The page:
LONDON (Reuters) - Dubai’s ruler, Sheikh Mohammed bin Rashid al-Maktoum, began an appeal on Wednesday to prevent the publication of two judgments in a British court battle with his former wife Princess Haya bint al-Hussein over the wardship of their two children.
The contest began last May and there have been a number of private hearings at London’s High Court before the president of the Family Division, Andrew McFarlane.
On Wednesday, the Court of Appeal in London heard a challenge by Sheikh Mohammed, aged 70, against publication of two judgments by McFarlane, who decided last month that these should be made public.
Princess Haya, 45-year-old daughter of the late King Hussein of Jordan, and the court-appointed guardian of the children both supported publication, the court heard.
“This appeal arises from wardship proceedings in the High Court concerning two children who are at present within the jurisdiction of the Court,” said Justice Nicholas Underhill, vice-president of the Court of Appeal.
He said the two judgments “raise matters of public interest beyond the particular issue in the wardship proceedings”.
“The first concerned certain disputed factual issues; the second concerned issues arising out of the special position of the father as the sovereign and head of government of a foreign state,” he said.
The two parties said in a statement in July that the case did not concern divorce or finances but was limited to their children’s welfare.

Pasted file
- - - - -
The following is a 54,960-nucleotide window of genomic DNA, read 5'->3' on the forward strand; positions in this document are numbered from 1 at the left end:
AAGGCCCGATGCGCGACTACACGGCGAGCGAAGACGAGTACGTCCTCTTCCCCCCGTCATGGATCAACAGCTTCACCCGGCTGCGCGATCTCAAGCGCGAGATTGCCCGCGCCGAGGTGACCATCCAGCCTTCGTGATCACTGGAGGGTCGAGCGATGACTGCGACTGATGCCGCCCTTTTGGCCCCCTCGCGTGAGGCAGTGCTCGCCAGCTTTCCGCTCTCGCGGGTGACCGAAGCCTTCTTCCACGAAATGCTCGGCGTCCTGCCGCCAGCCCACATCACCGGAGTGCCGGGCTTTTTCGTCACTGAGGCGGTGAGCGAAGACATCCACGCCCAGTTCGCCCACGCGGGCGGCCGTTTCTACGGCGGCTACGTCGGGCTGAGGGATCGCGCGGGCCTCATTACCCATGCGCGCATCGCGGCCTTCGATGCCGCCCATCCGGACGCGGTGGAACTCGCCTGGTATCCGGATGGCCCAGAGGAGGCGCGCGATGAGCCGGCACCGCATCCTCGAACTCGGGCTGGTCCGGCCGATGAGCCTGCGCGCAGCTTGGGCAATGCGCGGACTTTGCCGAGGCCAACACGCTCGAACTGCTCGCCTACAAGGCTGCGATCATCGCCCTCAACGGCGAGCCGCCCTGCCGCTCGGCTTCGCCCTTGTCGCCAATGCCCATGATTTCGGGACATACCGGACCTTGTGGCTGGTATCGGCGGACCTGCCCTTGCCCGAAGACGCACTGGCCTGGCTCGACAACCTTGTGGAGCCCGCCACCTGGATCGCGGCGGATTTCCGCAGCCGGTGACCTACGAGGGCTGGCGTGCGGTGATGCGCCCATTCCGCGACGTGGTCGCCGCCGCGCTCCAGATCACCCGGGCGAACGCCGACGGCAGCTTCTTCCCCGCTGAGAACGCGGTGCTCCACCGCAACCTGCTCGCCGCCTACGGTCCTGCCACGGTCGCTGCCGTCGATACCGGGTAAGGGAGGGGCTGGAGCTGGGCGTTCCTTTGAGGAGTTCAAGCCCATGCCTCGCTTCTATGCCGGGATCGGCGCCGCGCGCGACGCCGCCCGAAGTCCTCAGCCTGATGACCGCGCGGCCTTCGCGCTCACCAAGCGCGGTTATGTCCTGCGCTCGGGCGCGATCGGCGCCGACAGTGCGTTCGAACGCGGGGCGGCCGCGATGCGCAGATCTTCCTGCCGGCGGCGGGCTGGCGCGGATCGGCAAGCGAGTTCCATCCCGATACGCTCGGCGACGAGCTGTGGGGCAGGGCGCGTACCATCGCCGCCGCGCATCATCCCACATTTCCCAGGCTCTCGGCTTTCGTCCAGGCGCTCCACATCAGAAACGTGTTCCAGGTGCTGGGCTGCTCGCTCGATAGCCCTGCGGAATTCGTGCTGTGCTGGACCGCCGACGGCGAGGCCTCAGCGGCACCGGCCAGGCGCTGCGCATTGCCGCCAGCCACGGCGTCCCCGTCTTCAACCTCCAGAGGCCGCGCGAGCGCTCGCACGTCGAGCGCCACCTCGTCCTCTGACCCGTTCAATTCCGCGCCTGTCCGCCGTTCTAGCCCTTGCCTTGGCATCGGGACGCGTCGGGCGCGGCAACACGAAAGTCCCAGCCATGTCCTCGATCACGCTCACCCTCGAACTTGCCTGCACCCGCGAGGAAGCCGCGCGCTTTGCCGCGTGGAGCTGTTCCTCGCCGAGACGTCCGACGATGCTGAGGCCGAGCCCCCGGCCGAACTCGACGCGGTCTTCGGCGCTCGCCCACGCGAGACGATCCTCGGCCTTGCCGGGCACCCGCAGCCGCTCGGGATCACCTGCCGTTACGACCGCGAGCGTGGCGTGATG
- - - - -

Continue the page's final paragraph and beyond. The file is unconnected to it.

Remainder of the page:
The sheikh has applied to the court for the summary return of his children to Dubai. Princess Haya has asked the court to protect one of the children from a forced marriage and to grant a non-molestation order, a type of injunction that protects against harassment or threats.
The wardship proceedings are still ongoing and there will be a “welfare hearing” at the end of next month, Underhill said.
Sheikh Mohammed is also vice-president and prime minister of the United Arab Emirates. He has more than 20 children by different wives, and married the princess in 2004 in what was believed to be his sixth marriage.
Haya, who is half-sister to King Abdullah, the present ruler Jordan, was in court for Wednesday’s proceedings. The sheikh was not present and has not attended any of the previous hearings.
Haya was educated in Britain and competed in equestrian jumping in the 2000 Olympics in Sydney. In the past, she often attended horse racing at the Royal Ascot meeting with Sheikh Mohammed, one of the founders of the highly successful Godolphin racing stable.
She is being represented by Fiona Shackleton, the lawyer who represented Prince Charles, the heir to the British throne, in his divorce from his late first wife, Princess Diana.
David Pannick, who successfully represented anti-Brexit campaigners in two high-profile court victories over the government last year, is a member of Sheikh Mohammed’s legal team.
Reporting by Michael Holden; Writing by William Schomberg; Editing by Kate Holton, Nick Tattersall and Kevin Liffey